Study on House Style and Low-carbon Lifestyle in Rural Thailand

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Changes in house styles in rural Thailand have altered the space to spend time and lifestyle of inhabitants. Such changes have caused an increase in energy use and CO2 emissions accordingly. This study aims at clarifying the influence of house style and lifestyle changes on energy use, communication with neighborhood and happiness of inhabitants.

A preliminary survey on house styles was conducted in rural part of Khon Kaen, a northeastern province of Thailand, in March 2016, followed by a social survey to inhabitants in the villages of the area, in August 2016. The preliminary survey revealed that there are four types of house styles in Khon Kaen, namely, (1) a stilt house, which is a raised structure built above the ground and also a traditional house of this region, (2) a half-renovated house, of which the first floor is partially enclosed by walls, (3) a whole-renovated house, of which the first floor is entirely enclosed by walls, and (4) a modern house or a European style made of concrete. A focus was placed on spaces in or around a house where people spend time in their daily life. People’s favored space is changed along with the style of houses. Those who live in house type (1) and (2) often spend more time in the open space used as a living space on the first floor. Those who live in house type (3) favor spending time in a half open space with a long roof overhanging the front. Those who live in a house type (4) rarely spend time outside the house and tend to stay inside, using more electricity than others.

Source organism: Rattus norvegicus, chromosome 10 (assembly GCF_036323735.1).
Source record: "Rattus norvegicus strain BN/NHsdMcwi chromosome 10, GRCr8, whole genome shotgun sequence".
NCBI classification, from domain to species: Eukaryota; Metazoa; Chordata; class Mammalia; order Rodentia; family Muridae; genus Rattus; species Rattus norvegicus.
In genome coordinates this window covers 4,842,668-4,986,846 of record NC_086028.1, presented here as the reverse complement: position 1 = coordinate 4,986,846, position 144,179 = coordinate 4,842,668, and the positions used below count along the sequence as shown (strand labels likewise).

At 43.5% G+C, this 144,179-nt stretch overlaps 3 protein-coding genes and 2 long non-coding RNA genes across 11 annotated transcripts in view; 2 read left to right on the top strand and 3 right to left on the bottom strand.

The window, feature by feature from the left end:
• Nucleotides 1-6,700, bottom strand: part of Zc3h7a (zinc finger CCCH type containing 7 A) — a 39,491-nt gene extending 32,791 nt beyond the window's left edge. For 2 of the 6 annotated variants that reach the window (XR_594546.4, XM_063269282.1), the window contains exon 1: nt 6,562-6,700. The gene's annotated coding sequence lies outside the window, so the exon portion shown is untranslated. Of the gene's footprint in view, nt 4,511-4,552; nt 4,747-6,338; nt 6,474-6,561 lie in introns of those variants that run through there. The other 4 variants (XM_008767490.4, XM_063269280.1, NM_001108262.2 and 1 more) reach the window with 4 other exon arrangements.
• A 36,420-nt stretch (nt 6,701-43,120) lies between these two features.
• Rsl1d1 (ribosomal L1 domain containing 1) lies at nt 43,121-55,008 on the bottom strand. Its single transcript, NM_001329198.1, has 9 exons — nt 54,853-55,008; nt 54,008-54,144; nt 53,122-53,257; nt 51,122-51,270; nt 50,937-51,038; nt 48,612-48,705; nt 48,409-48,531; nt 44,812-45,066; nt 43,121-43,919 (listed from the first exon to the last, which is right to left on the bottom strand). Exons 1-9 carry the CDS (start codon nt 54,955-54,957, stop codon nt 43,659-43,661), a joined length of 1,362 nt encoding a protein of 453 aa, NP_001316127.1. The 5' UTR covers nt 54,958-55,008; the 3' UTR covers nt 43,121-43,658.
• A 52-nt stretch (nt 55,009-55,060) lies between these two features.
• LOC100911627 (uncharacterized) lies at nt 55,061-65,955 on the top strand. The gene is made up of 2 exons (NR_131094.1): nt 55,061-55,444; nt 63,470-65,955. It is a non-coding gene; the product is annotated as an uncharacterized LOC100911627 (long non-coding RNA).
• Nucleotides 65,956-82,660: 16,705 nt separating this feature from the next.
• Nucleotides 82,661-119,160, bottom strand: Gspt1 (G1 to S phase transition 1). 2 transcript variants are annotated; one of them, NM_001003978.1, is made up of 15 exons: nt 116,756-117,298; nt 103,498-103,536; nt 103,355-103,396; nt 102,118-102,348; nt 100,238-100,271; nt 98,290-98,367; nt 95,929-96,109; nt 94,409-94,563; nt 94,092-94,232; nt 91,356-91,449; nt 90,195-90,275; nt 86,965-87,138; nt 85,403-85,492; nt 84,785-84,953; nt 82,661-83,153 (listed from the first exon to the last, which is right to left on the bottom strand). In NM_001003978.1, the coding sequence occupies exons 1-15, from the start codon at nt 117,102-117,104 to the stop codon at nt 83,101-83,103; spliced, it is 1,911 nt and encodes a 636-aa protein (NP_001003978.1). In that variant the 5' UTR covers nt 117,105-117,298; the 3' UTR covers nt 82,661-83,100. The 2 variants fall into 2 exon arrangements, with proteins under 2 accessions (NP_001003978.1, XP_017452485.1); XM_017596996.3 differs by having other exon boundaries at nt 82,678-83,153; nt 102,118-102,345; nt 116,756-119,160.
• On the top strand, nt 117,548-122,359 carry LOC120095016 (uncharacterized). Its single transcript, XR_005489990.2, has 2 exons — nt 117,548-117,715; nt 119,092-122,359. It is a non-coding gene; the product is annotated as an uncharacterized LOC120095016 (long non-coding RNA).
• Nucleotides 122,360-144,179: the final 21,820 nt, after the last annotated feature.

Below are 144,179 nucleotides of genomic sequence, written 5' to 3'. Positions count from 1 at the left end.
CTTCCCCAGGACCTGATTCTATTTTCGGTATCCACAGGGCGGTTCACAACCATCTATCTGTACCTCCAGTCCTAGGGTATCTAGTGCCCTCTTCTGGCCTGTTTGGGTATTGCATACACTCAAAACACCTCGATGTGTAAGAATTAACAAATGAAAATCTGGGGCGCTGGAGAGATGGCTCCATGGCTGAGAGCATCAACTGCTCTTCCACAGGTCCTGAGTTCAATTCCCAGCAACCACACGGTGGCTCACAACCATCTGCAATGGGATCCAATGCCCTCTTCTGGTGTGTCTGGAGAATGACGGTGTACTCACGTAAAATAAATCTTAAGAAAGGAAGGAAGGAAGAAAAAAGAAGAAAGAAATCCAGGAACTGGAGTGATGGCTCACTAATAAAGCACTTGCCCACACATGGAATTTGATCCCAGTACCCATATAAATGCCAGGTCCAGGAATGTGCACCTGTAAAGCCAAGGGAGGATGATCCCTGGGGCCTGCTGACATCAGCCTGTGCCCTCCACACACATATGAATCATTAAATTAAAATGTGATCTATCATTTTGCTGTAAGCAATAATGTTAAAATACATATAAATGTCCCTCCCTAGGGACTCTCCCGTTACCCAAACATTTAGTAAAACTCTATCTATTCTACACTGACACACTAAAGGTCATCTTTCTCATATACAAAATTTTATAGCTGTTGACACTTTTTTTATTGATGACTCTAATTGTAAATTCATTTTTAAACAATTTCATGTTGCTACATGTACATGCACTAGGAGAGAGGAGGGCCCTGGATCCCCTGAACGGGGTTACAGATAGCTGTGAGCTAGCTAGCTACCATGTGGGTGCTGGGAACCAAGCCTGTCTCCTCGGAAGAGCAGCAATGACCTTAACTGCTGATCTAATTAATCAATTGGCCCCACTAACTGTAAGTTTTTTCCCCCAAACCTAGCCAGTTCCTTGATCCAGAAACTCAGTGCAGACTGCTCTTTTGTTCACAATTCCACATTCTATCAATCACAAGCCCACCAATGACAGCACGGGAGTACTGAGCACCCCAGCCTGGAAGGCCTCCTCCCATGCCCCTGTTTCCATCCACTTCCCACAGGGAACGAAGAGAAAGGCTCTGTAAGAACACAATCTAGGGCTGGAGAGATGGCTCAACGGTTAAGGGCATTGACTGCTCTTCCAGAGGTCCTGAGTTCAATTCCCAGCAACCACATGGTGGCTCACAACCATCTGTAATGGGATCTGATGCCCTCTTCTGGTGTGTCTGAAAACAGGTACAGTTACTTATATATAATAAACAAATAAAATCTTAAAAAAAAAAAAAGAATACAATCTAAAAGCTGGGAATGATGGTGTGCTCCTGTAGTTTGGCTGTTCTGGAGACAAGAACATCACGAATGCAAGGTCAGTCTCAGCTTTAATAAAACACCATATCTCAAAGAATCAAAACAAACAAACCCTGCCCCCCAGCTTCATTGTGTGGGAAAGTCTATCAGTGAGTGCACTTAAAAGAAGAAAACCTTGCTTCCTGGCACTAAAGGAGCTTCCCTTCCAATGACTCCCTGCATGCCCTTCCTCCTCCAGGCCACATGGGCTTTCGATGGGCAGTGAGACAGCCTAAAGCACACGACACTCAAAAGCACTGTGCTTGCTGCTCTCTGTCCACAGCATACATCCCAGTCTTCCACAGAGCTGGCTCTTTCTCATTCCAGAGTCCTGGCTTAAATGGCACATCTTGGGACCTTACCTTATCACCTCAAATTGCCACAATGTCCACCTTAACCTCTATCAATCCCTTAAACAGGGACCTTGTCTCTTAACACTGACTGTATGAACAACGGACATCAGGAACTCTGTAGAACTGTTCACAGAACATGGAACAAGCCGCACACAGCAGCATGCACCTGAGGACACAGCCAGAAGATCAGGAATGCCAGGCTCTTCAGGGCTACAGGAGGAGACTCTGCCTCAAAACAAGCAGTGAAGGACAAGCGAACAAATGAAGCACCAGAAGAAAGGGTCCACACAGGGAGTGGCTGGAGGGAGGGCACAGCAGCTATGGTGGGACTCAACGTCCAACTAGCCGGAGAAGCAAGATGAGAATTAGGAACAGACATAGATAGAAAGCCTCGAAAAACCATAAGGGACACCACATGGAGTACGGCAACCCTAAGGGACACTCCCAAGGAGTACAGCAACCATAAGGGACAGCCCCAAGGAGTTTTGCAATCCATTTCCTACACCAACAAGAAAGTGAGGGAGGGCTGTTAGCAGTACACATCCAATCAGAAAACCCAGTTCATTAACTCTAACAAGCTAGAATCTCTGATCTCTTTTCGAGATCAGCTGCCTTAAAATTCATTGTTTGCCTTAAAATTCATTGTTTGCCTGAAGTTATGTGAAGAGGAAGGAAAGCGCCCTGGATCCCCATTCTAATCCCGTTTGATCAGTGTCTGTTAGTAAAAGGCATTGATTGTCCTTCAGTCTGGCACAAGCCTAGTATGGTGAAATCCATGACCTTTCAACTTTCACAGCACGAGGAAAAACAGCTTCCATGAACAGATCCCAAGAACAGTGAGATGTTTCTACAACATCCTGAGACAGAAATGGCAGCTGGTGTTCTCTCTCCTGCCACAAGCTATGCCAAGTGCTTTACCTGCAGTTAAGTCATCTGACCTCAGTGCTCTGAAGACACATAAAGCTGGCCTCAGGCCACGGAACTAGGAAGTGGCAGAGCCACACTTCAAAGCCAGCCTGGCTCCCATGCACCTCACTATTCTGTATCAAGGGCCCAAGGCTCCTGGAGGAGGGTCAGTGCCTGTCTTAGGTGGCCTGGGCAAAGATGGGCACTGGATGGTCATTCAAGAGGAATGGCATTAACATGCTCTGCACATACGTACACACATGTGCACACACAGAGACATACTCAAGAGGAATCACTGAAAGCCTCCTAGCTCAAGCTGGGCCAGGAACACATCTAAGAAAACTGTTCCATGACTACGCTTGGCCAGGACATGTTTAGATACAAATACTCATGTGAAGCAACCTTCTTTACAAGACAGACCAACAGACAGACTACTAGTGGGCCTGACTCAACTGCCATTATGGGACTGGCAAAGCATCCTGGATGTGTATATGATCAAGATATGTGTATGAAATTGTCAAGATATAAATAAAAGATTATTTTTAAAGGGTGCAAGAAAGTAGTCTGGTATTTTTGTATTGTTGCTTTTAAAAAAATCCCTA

A social survey was conducted to 100 households in Khon Kaen between September and October 2016. A face- to-face survey by local surveyors was used to validate the quality of responses. The survey structure was composed of 5 sections including general questions, the types of houses, energy consumption, a space to stay, and daily activities.

Among the surveyed households, type (1) a stilt house accounts for 3, type (2) a half-renovated house accounts for 14, type (3) a whole-renovated house accounts for 47, and type (4) a modern house accounts for 36. Twenty-five households have air-conditioner, all of which are either whole-renovated or modern houses.

Electricity expenses are correlated to the number of household members, the floor space of houses and the types of houses. Regarding the rating of houses, type (1) gained high scores for the coolness and less energy consumption, while type (2), (3) and (4) are scored highly in the largeness, brightness, and durability. Type (1) was also highly regarded for maintaining relationships with neighbors. Type (1), a stilt house enables the residents to easily communicate with others using its open space towards the front. Interestingly, the more people spend time outside the house such as the front open space of the building, the happier they are. The residents of modern houses also spend longer time outside if they have outdoor space such as a garden. The results suggest that the provision of outdoor space has an influence on people’s happiness and thus be taken into account even in the modernization of housing in Thailand.